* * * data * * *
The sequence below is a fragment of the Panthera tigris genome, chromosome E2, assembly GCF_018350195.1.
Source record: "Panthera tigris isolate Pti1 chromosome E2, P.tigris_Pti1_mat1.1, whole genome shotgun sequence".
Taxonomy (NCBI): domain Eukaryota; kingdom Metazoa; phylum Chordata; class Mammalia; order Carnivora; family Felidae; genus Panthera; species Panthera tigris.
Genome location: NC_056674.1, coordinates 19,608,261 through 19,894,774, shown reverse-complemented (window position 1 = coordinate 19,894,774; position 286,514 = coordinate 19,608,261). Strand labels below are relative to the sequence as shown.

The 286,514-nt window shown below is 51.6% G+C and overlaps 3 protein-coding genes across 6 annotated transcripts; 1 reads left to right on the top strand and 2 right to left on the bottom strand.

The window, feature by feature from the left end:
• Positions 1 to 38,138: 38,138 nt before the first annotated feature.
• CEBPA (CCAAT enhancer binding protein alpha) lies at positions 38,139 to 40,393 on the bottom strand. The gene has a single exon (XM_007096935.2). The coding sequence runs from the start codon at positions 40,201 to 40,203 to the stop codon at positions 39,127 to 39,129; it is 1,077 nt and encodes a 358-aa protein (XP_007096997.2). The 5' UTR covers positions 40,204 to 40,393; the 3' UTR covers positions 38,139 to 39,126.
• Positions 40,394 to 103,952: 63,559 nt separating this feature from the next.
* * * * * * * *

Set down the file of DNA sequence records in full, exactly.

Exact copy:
The sequence below is a fragment of the Panthera tigris genome, chromosome E2, assembly GCF_018350195.1.
Source record: "Panthera tigris isolate Pti1 chromosome E2, P.tigris_Pti1_mat1.1, whole genome shotgun sequence".
Taxonomy (NCBI): domain Eukaryota; kingdom Metazoa; phylum Chordata; class Mammalia; order Carnivora; family Felidae; genus Panthera; species Panthera tigris.
Genome location: NC_056674.1, coordinates 19,608,261 through 19,894,774, shown reverse-complemented (window position 1 = coordinate 19,894,774; position 286,514 = coordinate 19,608,261). Strand labels below are relative to the sequence as shown.

The 286,514-nt window shown below is 51.6% G+C and overlaps 3 protein-coding genes across 6 annotated transcripts; 1 reads left to right on the top strand and 2 right to left on the bottom strand.

The window, feature by feature from the left end:
• Positions 1 to 38,138: 38,138 nt before the first annotated feature.
• CEBPA (CCAAT enhancer binding protein alpha) lies at positions 38,139 to 40,393 on the bottom strand. The gene has a single exon (XM_007096935.2). The coding sequence runs from the start codon at positions 40,201 to 40,203 to the stop codon at positions 39,127 to 39,129; it is 1,077 nt and encodes a 358-aa protein (XP_007096997.2). The 5' UTR covers positions 40,204 to 40,393; the 3' UTR covers positions 38,139 to 39,126.
• Positions 40,394 to 103,952: 63,559 nt separating this feature from the next.